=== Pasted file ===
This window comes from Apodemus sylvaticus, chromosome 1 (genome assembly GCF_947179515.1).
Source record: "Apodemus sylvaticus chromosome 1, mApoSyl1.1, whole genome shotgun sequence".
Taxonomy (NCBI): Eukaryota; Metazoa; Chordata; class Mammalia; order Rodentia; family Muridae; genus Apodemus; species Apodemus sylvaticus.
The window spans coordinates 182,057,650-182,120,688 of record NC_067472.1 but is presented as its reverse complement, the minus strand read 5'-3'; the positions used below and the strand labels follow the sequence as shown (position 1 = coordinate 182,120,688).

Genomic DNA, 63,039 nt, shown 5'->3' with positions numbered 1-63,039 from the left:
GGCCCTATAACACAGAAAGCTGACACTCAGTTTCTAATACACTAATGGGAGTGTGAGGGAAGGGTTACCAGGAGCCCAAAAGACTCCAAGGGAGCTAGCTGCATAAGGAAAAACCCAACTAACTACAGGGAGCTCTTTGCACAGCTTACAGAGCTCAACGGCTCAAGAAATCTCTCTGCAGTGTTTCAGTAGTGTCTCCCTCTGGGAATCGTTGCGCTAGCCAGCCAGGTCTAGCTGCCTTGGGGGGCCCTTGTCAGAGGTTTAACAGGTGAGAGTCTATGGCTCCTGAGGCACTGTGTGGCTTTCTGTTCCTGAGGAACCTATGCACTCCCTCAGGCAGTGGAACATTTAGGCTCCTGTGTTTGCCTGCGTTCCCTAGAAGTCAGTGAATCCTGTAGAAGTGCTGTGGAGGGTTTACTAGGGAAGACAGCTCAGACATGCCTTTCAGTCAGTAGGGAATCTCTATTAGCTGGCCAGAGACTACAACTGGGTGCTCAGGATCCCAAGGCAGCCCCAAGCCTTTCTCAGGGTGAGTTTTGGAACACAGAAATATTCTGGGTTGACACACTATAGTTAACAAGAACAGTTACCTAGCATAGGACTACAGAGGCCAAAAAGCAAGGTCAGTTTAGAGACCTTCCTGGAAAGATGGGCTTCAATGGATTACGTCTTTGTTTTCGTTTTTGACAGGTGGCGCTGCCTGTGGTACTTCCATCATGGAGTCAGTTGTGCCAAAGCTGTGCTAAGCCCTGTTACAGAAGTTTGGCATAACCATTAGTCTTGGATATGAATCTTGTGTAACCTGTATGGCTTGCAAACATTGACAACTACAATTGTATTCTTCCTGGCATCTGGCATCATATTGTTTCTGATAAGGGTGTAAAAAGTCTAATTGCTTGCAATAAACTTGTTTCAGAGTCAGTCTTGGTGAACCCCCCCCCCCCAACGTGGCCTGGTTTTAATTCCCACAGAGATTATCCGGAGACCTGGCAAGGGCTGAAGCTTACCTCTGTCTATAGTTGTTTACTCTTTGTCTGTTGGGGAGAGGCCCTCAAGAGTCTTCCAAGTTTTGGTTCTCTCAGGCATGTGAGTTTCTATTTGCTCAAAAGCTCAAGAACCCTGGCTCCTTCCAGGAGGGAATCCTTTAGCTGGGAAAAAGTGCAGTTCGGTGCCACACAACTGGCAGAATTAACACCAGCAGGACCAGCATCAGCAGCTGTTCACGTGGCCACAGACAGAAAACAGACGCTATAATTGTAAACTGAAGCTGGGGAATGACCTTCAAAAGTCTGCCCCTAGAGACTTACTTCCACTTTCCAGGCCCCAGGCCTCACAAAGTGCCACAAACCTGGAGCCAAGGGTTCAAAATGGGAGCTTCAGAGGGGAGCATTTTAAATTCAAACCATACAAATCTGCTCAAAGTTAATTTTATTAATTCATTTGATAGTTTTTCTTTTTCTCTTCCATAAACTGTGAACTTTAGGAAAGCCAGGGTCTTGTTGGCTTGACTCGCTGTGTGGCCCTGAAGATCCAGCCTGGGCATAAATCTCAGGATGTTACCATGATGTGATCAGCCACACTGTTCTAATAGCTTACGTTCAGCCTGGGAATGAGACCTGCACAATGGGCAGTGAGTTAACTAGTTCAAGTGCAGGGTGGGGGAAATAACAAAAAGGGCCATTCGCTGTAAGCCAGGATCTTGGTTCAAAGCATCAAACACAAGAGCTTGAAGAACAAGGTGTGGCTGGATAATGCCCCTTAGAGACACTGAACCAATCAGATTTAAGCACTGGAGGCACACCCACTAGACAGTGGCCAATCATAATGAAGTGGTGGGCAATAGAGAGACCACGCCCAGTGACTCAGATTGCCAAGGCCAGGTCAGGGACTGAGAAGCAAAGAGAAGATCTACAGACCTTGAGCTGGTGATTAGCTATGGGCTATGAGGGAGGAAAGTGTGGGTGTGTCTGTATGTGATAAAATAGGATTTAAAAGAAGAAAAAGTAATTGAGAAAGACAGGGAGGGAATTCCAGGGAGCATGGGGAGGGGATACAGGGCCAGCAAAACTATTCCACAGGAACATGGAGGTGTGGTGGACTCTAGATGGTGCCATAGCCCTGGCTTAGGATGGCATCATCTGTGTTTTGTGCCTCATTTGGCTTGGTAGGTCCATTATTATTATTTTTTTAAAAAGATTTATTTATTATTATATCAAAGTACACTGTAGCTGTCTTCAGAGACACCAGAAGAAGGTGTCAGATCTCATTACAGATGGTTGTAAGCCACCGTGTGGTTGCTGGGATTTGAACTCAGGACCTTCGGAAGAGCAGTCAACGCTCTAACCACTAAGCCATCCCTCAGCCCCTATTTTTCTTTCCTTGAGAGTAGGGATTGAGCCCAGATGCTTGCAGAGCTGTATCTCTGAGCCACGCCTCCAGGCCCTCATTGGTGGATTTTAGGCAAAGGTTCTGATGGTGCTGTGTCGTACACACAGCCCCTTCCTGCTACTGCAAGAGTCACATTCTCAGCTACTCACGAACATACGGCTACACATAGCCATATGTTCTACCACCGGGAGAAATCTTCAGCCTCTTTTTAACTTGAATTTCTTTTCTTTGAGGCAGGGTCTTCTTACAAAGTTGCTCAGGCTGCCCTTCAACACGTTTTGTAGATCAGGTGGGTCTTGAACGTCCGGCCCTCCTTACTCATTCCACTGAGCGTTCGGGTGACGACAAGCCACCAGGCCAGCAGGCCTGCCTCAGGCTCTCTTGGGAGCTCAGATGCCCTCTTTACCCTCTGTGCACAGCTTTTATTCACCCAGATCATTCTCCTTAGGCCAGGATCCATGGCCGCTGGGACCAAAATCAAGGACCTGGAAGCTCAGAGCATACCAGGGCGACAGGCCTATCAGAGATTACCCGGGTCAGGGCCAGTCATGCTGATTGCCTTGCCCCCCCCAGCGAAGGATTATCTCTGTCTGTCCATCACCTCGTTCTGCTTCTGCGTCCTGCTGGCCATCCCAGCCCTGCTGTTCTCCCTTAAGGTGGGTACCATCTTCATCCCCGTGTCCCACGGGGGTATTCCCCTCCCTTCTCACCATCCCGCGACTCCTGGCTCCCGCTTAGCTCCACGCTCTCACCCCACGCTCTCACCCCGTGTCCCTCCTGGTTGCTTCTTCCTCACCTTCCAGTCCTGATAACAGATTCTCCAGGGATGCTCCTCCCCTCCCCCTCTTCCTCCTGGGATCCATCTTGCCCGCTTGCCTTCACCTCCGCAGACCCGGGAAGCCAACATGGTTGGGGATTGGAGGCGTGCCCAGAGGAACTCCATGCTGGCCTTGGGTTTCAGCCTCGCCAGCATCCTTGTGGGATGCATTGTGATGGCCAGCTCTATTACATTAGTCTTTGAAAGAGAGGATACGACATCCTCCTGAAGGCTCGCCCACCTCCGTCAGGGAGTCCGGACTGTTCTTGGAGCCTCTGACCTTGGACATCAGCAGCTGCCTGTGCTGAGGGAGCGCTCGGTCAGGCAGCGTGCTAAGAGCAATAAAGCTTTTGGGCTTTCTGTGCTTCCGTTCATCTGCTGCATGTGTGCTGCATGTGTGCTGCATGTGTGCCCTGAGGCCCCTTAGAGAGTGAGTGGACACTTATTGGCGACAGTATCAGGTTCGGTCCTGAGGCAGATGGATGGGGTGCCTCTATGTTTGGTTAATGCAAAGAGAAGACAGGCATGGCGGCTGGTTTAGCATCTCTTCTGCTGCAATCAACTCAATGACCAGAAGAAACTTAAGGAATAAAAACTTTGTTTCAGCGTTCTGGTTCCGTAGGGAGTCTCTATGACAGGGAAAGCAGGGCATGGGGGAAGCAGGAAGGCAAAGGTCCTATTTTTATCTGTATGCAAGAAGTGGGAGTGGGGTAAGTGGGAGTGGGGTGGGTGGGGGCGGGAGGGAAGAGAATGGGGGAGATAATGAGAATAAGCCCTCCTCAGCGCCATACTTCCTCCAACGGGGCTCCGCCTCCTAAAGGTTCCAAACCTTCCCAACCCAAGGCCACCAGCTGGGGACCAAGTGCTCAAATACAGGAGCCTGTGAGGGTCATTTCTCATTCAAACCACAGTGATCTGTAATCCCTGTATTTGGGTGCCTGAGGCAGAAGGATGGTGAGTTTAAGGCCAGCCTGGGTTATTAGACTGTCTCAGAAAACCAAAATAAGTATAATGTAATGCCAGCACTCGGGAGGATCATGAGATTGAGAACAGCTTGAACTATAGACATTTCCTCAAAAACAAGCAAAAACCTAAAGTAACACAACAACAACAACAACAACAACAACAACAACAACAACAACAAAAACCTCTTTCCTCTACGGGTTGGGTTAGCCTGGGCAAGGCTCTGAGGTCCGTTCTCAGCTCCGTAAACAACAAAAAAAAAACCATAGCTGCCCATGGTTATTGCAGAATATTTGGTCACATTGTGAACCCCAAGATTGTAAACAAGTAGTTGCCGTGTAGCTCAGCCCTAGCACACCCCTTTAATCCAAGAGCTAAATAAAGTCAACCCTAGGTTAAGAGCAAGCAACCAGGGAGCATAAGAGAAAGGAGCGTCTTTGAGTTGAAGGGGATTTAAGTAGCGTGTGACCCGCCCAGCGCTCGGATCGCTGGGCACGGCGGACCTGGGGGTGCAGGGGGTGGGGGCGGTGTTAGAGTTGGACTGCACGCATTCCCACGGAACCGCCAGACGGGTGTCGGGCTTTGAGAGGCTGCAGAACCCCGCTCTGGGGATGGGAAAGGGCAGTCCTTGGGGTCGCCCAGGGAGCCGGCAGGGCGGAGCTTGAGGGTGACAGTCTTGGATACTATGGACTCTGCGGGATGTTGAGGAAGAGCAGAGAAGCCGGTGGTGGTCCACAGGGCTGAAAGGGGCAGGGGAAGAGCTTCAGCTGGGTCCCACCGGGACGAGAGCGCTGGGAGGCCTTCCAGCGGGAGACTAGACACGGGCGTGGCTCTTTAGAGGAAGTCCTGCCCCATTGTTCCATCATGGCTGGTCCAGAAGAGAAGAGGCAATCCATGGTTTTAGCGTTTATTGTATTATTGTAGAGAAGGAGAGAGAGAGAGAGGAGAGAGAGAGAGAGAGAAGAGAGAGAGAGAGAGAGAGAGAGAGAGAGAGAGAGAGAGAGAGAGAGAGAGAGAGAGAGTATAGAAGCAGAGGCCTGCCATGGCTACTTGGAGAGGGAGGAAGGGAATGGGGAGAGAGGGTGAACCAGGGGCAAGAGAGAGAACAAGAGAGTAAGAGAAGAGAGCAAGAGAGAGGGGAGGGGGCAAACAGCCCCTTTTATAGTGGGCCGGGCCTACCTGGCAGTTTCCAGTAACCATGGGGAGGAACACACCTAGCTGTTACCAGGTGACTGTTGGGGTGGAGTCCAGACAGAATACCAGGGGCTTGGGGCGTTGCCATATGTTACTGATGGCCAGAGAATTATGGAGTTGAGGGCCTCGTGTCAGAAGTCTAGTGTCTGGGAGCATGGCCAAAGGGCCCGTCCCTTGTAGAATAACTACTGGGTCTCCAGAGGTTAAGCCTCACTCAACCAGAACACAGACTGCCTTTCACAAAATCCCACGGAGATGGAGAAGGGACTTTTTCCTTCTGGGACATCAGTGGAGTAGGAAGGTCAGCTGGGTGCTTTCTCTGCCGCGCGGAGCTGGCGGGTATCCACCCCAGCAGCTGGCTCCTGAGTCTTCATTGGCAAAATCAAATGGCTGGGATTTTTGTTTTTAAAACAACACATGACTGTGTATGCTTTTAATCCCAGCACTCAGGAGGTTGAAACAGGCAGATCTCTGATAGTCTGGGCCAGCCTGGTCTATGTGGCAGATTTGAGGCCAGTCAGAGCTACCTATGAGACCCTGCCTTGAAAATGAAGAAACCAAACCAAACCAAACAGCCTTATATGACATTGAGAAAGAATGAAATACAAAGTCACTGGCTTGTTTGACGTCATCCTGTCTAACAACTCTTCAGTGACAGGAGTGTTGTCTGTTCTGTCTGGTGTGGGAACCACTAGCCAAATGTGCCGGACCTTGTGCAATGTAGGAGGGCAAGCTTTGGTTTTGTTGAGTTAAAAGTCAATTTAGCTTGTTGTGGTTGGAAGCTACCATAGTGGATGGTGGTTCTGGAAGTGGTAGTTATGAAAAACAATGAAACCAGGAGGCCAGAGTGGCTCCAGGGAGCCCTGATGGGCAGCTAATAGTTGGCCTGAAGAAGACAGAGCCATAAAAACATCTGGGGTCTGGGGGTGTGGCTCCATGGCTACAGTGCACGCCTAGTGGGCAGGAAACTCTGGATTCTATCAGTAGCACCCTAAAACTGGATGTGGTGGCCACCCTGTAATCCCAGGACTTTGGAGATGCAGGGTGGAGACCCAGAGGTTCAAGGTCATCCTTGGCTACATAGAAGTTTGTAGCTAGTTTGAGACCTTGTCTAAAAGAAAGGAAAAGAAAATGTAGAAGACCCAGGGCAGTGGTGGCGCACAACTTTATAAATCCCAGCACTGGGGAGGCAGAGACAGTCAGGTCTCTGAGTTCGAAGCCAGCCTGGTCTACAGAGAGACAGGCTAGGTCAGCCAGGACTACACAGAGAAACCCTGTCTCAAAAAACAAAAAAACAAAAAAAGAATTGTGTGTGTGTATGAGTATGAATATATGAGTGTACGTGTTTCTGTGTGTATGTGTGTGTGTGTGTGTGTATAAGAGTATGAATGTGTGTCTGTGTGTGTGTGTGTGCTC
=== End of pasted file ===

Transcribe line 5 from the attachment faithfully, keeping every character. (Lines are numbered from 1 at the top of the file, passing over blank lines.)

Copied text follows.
Genomic DNA, 63,039 nt, shown 5'->3' with positions numbered 1-63,039 from the left: